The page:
Since 2005 older people have been the fastest-growing visitor group to UK museums and galleries. Despite this, many venues are not yet catering to the very specific needs of their growing demographic.
According to the Royal National Institute of Blind People (RNIB), there are more than two million people living with sight loss in the UK today, and while sight loss can affect anyone of any age, older people are increasingly likely to experience it. As our ageing population continues to grow, so will the number of those affected by the condition, with an estimated four million expected to be living with sight loss by 2050.
Professor Anne Chick, Head of the School of Design at the University of Lincoln, led an innovative new project to explore the best ways of designing and curating exhibitions to make them more accessible to blind and partially sighted people.
The University was awarded more than £110,000 from Arts Council England, the DRILL (Disability Research on Independent Living and Learning initiative – a five-year scheme led by disabled people and funded by the Big Lottery Fund), and the National Centre for Craft & Design for the project.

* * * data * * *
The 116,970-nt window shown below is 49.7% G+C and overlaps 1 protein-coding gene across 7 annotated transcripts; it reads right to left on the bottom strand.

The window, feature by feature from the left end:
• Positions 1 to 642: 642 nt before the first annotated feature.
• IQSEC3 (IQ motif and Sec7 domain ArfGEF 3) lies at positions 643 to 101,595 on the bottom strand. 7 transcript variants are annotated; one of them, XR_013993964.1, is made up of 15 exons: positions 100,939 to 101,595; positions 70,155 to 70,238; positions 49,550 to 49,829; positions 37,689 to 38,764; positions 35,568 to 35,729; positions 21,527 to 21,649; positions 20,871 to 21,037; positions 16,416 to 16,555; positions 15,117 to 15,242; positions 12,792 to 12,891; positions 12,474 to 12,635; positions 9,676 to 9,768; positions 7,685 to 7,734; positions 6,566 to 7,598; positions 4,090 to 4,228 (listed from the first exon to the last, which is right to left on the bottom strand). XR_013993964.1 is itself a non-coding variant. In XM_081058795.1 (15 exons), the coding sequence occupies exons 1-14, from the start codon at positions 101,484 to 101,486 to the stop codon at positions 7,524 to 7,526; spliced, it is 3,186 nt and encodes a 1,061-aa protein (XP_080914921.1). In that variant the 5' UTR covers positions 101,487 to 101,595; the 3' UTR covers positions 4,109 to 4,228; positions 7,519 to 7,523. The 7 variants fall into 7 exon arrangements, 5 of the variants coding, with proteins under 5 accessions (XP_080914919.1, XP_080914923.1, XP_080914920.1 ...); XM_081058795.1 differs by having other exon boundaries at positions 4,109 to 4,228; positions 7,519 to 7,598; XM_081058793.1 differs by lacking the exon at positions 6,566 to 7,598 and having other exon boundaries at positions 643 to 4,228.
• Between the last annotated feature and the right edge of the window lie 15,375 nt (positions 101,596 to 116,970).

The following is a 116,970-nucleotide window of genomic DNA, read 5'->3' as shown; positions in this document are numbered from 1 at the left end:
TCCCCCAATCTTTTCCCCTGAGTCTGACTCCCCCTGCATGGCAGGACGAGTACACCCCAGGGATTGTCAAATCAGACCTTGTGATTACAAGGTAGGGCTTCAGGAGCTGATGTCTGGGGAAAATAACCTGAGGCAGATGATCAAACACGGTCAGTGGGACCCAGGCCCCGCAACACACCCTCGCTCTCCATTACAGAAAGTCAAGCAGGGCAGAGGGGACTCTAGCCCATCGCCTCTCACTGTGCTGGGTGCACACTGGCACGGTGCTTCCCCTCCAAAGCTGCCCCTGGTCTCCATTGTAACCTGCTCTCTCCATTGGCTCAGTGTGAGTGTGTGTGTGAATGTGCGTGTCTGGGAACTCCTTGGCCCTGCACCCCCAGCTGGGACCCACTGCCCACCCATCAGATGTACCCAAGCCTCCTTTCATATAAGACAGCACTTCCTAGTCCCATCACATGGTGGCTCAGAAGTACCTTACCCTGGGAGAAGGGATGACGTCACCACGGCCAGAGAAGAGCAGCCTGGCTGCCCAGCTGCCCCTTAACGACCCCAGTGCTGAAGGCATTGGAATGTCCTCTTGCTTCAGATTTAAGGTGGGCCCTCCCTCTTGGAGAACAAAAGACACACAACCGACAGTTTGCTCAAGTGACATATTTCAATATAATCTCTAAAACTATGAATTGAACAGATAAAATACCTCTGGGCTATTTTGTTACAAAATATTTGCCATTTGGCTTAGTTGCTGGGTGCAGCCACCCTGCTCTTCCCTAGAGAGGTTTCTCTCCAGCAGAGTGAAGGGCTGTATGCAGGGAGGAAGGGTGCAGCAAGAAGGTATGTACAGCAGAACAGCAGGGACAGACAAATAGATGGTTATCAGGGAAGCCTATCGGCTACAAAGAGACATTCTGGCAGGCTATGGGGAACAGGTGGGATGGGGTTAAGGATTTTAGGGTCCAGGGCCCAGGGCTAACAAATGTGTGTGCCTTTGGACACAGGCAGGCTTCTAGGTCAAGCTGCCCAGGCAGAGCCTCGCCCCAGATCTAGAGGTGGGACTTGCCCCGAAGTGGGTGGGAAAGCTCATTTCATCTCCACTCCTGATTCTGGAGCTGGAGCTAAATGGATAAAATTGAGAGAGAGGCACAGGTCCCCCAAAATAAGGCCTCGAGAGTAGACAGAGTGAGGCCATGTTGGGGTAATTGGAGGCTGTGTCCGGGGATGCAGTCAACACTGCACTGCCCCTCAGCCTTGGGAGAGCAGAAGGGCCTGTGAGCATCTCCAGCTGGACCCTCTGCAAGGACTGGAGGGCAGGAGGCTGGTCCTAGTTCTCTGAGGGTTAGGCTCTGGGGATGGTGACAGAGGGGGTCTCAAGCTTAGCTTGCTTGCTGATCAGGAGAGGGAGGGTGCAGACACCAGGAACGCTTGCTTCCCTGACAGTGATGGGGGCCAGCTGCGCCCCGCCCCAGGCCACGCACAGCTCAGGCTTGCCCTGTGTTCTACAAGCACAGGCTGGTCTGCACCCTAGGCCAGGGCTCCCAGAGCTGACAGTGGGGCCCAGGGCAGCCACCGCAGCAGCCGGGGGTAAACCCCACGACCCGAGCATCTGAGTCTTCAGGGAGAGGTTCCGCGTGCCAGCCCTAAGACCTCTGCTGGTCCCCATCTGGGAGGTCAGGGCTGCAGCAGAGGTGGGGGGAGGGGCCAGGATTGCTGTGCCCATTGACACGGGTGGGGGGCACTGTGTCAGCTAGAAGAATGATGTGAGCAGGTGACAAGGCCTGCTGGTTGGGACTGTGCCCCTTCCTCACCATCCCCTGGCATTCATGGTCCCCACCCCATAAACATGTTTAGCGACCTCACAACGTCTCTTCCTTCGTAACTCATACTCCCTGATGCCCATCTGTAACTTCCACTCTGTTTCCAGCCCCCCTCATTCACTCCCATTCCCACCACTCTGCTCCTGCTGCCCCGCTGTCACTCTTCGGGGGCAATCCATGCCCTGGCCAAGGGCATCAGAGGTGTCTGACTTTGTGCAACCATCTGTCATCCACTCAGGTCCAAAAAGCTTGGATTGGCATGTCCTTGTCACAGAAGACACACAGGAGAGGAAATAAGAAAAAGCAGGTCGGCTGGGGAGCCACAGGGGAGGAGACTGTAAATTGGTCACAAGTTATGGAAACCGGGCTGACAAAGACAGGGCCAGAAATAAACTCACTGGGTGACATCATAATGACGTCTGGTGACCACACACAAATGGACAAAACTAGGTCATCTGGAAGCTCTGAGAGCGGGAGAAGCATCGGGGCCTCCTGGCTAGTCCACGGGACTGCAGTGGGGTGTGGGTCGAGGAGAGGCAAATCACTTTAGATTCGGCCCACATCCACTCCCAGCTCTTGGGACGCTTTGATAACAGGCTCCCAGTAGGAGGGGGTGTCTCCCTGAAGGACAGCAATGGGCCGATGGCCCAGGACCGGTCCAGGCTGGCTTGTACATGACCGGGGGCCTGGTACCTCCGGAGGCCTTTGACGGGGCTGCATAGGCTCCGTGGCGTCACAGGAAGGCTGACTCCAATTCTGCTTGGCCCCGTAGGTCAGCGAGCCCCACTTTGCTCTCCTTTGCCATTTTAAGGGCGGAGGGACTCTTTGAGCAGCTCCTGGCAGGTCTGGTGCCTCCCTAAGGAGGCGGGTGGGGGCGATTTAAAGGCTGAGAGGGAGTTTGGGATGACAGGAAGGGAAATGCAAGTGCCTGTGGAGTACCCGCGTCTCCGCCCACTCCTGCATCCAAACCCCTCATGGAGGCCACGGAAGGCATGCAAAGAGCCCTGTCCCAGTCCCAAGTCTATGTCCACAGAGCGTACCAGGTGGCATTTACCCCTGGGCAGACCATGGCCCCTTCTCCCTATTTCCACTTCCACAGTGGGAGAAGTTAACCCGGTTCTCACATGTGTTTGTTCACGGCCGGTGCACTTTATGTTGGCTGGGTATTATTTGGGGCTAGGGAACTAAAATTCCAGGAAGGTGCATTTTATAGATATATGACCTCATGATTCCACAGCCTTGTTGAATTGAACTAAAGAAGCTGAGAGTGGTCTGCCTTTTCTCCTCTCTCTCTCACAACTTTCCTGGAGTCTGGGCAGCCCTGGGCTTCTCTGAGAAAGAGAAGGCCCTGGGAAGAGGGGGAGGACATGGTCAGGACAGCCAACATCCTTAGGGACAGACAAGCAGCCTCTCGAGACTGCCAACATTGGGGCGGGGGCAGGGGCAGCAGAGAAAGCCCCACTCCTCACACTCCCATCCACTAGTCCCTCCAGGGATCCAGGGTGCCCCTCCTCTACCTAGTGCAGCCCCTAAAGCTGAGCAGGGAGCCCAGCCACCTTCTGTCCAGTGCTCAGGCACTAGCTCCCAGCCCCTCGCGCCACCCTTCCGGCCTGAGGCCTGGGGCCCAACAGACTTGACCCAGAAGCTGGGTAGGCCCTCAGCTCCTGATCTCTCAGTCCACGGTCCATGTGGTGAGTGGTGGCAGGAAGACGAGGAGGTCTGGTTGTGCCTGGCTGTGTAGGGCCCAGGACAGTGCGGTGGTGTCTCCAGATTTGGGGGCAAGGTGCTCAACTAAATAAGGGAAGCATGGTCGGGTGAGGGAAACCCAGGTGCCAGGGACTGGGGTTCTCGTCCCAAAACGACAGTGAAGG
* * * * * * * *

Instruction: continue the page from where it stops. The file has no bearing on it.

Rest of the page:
Working closely with the National Centre for Craft & Design in Sleaford, Lincolnshire, as well as the RNIB Regional Centre (Midlands), Age UK Lincoln, and volunteers who are blind or visually impaired, Professor Chick set out to co-research and co-produce a multi-sensory non-permanent exhibition.
The exhibition, 3D Printing: The Good, the Bad, and the Beautiful, provided an immersive experience that included light, sound, and touch to create new levels of accessibility for audiences. Over 12 weeks, the Centre welcomed more than 15,000 visitors, of which 63 per cent were over 60 years old.
The findings of the research project have now been used to develop practical guidance for other national and regional visual arts venues and museums.
Professor Anne Chick
Sight loss affects people of all ages, but as we get older we are increasingly likely to experience it. Our work will demonstrate how anyone with sight loss can have intellectual access on equal terms when visiting their local galleries and museums, and it was an honour to curate, design and test an inclusive and accessible exhibition at the National Centre for Craft & Design. We will be sharing our findings and developing practical guidance so that other national and regional visual arts venues and museums can draw on our experiences when they are planning their own exhibitions in the future.
Meet the Expert
Professor Anne Chick,
Lincoln School of Design
Professor Anne Chick is considered an early key contributor to the research and practice of design for sustainability in the UK and internationally. Her work specialises in social design, co-production, design for social innovation.